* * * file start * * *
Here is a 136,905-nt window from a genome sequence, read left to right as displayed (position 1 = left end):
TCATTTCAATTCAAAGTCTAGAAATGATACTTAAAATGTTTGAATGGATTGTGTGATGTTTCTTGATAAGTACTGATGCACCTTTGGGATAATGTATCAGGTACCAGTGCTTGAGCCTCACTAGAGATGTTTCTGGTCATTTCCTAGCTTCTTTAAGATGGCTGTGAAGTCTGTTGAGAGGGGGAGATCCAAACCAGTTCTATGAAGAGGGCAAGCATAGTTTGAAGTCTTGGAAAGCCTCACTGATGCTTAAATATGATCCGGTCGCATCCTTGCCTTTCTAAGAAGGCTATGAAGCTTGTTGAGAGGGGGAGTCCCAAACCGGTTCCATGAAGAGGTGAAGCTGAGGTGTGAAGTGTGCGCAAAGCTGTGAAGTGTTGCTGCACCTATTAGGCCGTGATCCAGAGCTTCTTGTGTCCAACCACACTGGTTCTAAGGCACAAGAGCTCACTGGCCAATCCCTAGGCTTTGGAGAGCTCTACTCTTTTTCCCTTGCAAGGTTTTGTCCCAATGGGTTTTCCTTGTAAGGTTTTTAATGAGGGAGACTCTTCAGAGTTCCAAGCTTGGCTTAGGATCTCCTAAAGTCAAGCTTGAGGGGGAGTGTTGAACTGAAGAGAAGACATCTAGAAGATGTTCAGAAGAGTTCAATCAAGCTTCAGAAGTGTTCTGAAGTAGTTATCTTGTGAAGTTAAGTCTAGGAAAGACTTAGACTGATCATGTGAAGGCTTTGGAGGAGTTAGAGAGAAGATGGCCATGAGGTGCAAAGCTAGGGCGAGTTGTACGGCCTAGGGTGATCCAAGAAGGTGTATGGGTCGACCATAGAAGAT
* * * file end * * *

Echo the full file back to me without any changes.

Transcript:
Here is a 136,905-nt window from a genome sequence, read left to right as displayed (position 1 = left end):
TCATTTCAATTCAAAGTCTAGAAATGATACTTAAAATGTTTGAATGGATTGTGTGATGTTTCTTGATAAGTACTGATGCACCTTTGGGATAATGTATCAGGTACCAGTGCTTGAGCCTCACTAGAGATGTTTCTGGTCATTTCCTAGCTTCTTTAAGATGGCTGTGAAGTCTGTTGAGAGGGGGAGATCCAAACCAGTTCTATGAAGAGGGCAAGCATAGTTTGAAGTCTTGGAAAGCCTCACTGATGCTTAAATATGATCCGGTCGCATCCTTGCCTTTCTAAGAAGGCTATGAAGCTTGTTGAGAGGGGGAGTCCCAAACCGGTTCCATGAAGAGGTGAAGCTGAGGTGTGAAGTGTGCGCAAAGCTGTGAAGTGTTGCTGCACCTATTAGGCCGTGATCCAGAGCTTCTTGTGTCCAACCACACTGGTTCTAAGGCACAAGAGCTCACTGGCCAATCCCTAGGCTTTGGAGAGCTCTACTCTTTTTCCCTTGCAAGGTTTTGTCCCAATGGGTTTTCCTTGTAAGGTTTTTAATGAGGGAGACTCTTCAGAGTTCCAAGCTTGGCTTAGGATCTCCTAAAGTCAAGCTTGAGGGGGAGTGTTGAACTGAAGAGAAGACATCTAGAAGATGTTCAGAAGAGTTCAATCAAGCTTCAGAAGTGTTCTGAAGTAGTTATCTTGTGAAGTTAAGTCTAGGAAAGACTTAGACTGATCATGTGAAGGCTTTGGAGGAGTTAGAGAGAAGATGGCCATGAGGTGCAAAGCTAGGGCGAGTTGTACGGCCTAGGGTGATCCAAGAAGGTGTATGGGTCGACCATAGAAGAT